Six effective uses for lines of credit

How you can be further ahead

Deanne Gage 23 June, 2014 | 6:00PM
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When we think of lines of credit, we tend to think about convenient access to cash. It just happens to be on the wrong side of the balance sheet. But that doesn't stop many of us from partaking.

Unfortunately, many lack a debt-repayment plan, says Sheila Walkington, co-founder of Money Coaches Canada in Vancouver, and the author of Unstuck: How to Get Out of Your Money Rut and Start Living the Life You Want. "It can't be on the never-never plan where you only pay off the interest and never pay off the debt," she says. "It needs to be paid off sooner rather than later." Walkington works with clients to come up with a monthly payment system and suggests things like bonuses and tax refunds go back to repaying any debt.

But for disciplined people, lines of credit can be a godsend. Below are some effective strategies:

Bridging the gap

Your mortgage is due today but unfortunately, your client forgot to pay you for that project you completed a month ago. Self-employed professionals, who don't experience the consistency of a biweekly paycheque, have heard this story before. Ideally, you'd have enough cash on hand to cover the unexpected non-payday. If you don't, a line of credit allows you to pay off the bills and rack up minimal interest compared to credit cards, says Walkington. Just remember to repay the amounts borrowed as soon as your client finally cuts the cheque.

Sheila Walkington

Emergency fund

Storing three months of savings in an emergency fund is the general rule of thumb for financial experts. But financial planner Jason Heath wonders whether holding so much cash in this low-interest environment really makes sense. For disciplined people, he recommends using your line of credit as your emergency fund. Let's say you have $10,000 earning 1% in your bank account. Meanwhile, you owe $20,000 on your unsecured line of credit and are paying 6% interest. "If you are always sitting on money when you have debt you are ultimately paying more interest charges to the bank just for the privilege of having an emergency fund," says Heath of Objective Financial Partners in Markham, Ont.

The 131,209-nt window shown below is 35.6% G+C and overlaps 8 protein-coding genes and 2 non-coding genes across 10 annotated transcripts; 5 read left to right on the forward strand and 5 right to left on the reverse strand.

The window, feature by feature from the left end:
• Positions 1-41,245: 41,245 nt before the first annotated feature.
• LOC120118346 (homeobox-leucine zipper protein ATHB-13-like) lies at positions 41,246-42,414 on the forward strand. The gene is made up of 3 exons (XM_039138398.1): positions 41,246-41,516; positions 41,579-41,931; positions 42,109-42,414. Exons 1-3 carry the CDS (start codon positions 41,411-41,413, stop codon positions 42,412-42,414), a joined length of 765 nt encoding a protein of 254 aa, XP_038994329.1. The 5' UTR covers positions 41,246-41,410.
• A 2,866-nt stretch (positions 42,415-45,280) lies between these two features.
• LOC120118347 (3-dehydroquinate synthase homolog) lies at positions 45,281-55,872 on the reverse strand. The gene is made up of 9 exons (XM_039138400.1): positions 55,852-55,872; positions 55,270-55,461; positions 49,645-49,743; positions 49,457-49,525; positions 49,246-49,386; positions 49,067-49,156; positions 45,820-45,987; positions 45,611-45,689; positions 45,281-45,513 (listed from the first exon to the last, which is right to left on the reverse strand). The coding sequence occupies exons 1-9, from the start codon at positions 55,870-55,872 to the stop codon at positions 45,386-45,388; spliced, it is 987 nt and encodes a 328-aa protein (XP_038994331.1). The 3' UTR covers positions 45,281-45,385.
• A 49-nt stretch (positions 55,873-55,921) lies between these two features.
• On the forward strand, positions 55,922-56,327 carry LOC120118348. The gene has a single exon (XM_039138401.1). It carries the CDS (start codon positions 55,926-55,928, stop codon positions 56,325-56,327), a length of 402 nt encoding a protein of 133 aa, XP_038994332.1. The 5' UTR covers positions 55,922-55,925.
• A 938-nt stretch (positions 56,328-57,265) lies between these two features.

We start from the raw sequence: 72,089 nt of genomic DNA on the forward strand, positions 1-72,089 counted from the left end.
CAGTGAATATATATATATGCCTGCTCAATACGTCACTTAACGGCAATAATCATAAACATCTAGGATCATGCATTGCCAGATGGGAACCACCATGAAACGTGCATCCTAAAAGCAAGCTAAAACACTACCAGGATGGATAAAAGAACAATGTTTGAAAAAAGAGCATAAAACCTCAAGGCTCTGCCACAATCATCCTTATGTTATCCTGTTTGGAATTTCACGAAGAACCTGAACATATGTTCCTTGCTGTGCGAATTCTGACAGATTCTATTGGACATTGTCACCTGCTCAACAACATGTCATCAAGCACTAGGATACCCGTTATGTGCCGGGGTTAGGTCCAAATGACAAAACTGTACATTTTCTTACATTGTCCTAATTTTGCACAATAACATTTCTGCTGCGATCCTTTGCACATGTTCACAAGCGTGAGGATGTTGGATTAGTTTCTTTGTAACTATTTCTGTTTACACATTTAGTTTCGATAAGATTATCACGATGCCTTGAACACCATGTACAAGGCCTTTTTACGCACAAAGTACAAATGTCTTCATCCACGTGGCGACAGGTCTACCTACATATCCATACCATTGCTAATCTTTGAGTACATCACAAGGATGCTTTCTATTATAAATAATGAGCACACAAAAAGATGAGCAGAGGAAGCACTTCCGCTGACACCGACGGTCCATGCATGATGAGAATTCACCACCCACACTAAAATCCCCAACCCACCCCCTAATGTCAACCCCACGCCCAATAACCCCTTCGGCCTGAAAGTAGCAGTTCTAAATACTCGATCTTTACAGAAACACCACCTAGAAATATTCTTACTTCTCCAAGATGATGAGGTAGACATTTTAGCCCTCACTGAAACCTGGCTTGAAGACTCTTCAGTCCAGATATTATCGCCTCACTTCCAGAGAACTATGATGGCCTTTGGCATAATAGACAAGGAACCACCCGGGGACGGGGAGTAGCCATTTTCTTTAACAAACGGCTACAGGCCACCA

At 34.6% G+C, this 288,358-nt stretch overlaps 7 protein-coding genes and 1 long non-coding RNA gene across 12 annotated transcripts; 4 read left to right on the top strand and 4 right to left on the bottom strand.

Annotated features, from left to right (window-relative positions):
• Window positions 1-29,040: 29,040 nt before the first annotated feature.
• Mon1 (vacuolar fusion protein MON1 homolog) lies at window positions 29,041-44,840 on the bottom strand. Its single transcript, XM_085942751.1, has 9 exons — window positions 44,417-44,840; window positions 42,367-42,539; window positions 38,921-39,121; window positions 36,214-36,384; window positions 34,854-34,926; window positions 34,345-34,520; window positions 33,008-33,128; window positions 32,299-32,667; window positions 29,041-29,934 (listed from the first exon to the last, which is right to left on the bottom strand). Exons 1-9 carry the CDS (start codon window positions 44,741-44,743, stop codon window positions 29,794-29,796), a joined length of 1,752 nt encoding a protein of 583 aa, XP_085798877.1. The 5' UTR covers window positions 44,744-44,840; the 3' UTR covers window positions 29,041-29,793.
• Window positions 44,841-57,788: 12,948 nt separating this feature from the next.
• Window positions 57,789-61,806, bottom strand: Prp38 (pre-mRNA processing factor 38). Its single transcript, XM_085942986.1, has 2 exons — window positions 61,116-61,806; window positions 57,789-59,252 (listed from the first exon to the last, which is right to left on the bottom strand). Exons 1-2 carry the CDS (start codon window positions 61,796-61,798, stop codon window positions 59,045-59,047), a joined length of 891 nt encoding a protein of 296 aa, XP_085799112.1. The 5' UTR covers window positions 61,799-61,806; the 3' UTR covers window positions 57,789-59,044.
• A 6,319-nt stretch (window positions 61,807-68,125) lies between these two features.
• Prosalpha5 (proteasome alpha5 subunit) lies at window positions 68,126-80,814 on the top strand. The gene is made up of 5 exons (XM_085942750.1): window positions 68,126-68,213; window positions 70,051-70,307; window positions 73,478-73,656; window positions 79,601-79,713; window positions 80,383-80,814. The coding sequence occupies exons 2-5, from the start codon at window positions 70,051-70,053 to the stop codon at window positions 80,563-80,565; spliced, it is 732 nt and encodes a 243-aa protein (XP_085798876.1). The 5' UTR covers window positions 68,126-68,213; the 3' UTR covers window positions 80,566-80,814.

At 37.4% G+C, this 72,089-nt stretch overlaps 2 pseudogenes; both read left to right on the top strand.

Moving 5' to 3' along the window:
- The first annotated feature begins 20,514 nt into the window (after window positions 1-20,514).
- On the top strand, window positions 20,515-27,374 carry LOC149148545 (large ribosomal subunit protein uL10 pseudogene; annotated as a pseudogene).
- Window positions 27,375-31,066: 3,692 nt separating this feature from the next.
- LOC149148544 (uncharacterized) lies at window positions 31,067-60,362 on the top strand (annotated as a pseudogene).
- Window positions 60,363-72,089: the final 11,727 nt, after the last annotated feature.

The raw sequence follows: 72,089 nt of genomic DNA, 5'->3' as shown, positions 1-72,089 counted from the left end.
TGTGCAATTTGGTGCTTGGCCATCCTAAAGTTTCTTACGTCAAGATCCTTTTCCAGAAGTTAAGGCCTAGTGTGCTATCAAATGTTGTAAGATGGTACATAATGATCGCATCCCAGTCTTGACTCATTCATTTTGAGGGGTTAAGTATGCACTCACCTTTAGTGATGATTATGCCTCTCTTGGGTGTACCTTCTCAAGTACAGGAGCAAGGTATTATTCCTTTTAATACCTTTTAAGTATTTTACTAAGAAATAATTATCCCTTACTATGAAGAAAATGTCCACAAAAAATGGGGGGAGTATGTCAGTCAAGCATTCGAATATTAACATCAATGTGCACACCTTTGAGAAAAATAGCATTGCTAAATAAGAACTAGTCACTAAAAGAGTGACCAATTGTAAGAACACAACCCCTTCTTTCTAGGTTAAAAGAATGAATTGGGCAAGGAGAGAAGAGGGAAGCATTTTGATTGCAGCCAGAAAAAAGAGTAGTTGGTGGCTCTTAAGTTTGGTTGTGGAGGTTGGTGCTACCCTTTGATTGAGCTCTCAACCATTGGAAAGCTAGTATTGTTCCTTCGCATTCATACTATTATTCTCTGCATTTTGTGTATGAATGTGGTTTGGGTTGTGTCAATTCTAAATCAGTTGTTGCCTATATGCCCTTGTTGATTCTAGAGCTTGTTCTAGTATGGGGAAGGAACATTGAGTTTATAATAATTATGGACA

Life-insurance premiums

Families who hold term or whole-life policies have the option of paying premiums annually or monthly. But in the case of the latter, it's much more expensive. "In some cases, you could be paying as much as a full month's extra premium just for the benefit of paying monthly," says Mark Halpern, CFP, TEP, at in Markham, Ont.

For example, a $1-million, 10-year-term policy for a 42-year-old, non-smoking male costs approximately $900 a year. While that translates into $75 a month, the actual monthly premium one would pay is $84, or $9 more each month.

Halpern's solution? If you can't afford to pay the annual premium amount in full, use a secured line of credit to pay it. The interest rate on a home-equity line of credit (HELOC) is about 4% a year. The additional cost of paying monthly premiums works out to $108, or 12% more. Therefore, using the line of credit will save 8% on the cost of insurance, assuming you pay off the line of credit within a year.

Pay off the mortgage

You're $15,000 away from paying off your mortgage and anticipate you'll have the funds in the next six months to finally retire this debt. Rather than renewing your mortgage, which often means restrictions and penalties for paying more, a line of credit will give you more flexibility. Yes, the interest will be slighter higher -- 4% versus 2.99%, for instance -- but you have more freedom to pay off as much as you like.

"In circumstances like that, it may make sense to have flexibility," Heath says. "But it doesn't make sense if you take your time [clearing your mortgage payment]."

Mark Halpern

Buying a rental property

Use your HELOC to fund your down payment for a rental property. "The money you borrow for the down payment and the money you take out for the mortgage on the balance of the purchase price are all tax-deductible," Heath notes.

He prefers using HELOCs for this purpose instead of for buying investments. In the latter case, he says people tend to panic when investment performance is volatile and may sell. And since the cost to sell an investment is minimal, they will often do it. "With rental property it's more of an illiquid investment over the longer term and it's more predictable," Heath says.

Fund business expenses

For sole proprietors, most, if not all of the personal income comes from business earnings. If they have an outstanding mortgage, Heath suggests they use their line of credit to pay their business expenses. The money borrowed to pay business expenses is specifically tied to an income-producing activity and the interest on that line of credit is tax deductible, he says. Doing so means more available income for them to put toward non-tax-deductible debt, such as a car loan or mortgage.

Business and personal credit lines should not be married, however. Get two separate ones. It keeps everything clean so you're not figuring out what's a legitimate business expense.

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About Author

Deanne Gage

Deanne Gage  Deanne Gage is a Toronto-based writer who has specialized in personal-finance issues since 1999. A recipient of several journalism awards, including one from the Investment Funds Institute of Canada, she is also a former editor of Advisor's Edge and She can be reached at

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